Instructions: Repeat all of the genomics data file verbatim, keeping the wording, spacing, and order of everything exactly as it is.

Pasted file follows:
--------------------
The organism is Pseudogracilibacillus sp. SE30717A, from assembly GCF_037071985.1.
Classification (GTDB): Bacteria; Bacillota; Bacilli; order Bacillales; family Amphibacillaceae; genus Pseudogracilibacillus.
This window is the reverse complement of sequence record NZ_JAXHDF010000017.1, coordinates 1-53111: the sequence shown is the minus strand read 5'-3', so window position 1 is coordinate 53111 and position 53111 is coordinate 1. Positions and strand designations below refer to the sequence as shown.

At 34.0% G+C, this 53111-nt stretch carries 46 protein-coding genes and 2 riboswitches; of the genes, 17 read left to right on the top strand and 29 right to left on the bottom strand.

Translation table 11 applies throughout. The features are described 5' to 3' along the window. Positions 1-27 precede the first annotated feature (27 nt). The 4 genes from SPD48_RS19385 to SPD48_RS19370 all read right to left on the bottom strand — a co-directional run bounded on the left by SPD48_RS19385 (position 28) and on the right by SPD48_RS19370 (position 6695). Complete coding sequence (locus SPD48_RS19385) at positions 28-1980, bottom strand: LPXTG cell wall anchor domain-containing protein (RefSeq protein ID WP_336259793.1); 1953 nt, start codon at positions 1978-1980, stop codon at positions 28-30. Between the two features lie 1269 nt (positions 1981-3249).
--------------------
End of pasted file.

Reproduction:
The organism is Pseudogracilibacillus sp. SE30717A, from assembly GCF_037071985.1.
Classification (GTDB): Bacteria; Bacillota; Bacilli; order Bacillales; family Amphibacillaceae; genus Pseudogracilibacillus.
This window is the reverse complement of sequence record NZ_JAXHDF010000017.1, coordinates 1-53111: the sequence shown is the minus strand read 5'-3', so window position 1 is coordinate 53111 and position 53111 is coordinate 1. Positions and strand designations below refer to the sequence as shown.

At 34.0% G+C, this 53111-nt stretch carries 46 protein-coding genes and 2 riboswitches; of the genes, 17 read left to right on the top strand and 29 right to left on the bottom strand.

Translation table 11 applies throughout. The features are described 5' to 3' along the window. Positions 1-27 precede the first annotated feature (27 nt). The 4 genes from SPD48_RS19385 to SPD48_RS19370 all read right to left on the bottom strand — a co-directional run bounded on the left by SPD48_RS19385 (position 28) and on the right by SPD48_RS19370 (position 6695). Complete coding sequence (locus SPD48_RS19385) at positions 28-1980, bottom strand: LPXTG cell wall anchor domain-containing protein (RefSeq protein ID WP_336259793.1); 1953 nt, start codon at positions 1978-1980, stop codon at positions 28-30. Between the two features lie 1269 nt (positions 1981-3249).